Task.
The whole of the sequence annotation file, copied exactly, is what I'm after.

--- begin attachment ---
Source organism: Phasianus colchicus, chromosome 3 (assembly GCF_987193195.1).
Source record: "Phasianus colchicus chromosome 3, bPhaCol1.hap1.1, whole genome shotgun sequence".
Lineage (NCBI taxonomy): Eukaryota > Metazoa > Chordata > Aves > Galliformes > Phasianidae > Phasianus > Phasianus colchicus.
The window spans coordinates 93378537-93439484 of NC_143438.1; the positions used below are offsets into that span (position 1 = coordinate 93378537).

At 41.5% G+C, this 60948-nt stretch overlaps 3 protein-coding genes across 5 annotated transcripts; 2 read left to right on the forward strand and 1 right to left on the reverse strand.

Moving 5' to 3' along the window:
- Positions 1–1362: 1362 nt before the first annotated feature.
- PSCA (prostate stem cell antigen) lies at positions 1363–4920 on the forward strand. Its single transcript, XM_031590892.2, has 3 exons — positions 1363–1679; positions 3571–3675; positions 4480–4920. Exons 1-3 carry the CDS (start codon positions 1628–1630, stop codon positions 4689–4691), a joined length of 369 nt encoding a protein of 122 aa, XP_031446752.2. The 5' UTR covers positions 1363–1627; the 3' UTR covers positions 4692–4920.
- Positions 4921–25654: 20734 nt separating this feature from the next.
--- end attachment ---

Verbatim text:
Source organism: Phasianus colchicus, chromosome 3 (assembly GCF_987193195.1).
Source record: "Phasianus colchicus chromosome 3, bPhaCol1.hap1.1, whole genome shotgun sequence".
Lineage (NCBI taxonomy): Eukaryota > Metazoa > Chordata > Aves > Galliformes > Phasianidae > Phasianus > Phasianus colchicus.
The window spans coordinates 93378537-93439484 of NC_143438.1; the positions used below are offsets into that span (position 1 = coordinate 93378537).

At 41.5% G+C, this 60948-nt stretch overlaps 3 protein-coding genes across 5 annotated transcripts; 2 read left to right on the forward strand and 1 right to left on the reverse strand.

Moving 5' to 3' along the window:
- Positions 1–1362: 1362 nt before the first annotated feature.
- PSCA (prostate stem cell antigen) lies at positions 1363–4920 on the forward strand. Its single transcript, XM_031590892.2, has 3 exons — positions 1363–1679; positions 3571–3675; positions 4480–4920. Exons 1-3 carry the CDS (start codon positions 1628–1630, stop codon positions 4689–4691), a joined length of 369 nt encoding a protein of 122 aa, XP_031446752.2. The 5' UTR covers positions 1363–1627; the 3' UTR covers positions 4692–4920.
- Positions 4921–25654: 20734 nt separating this feature from the next.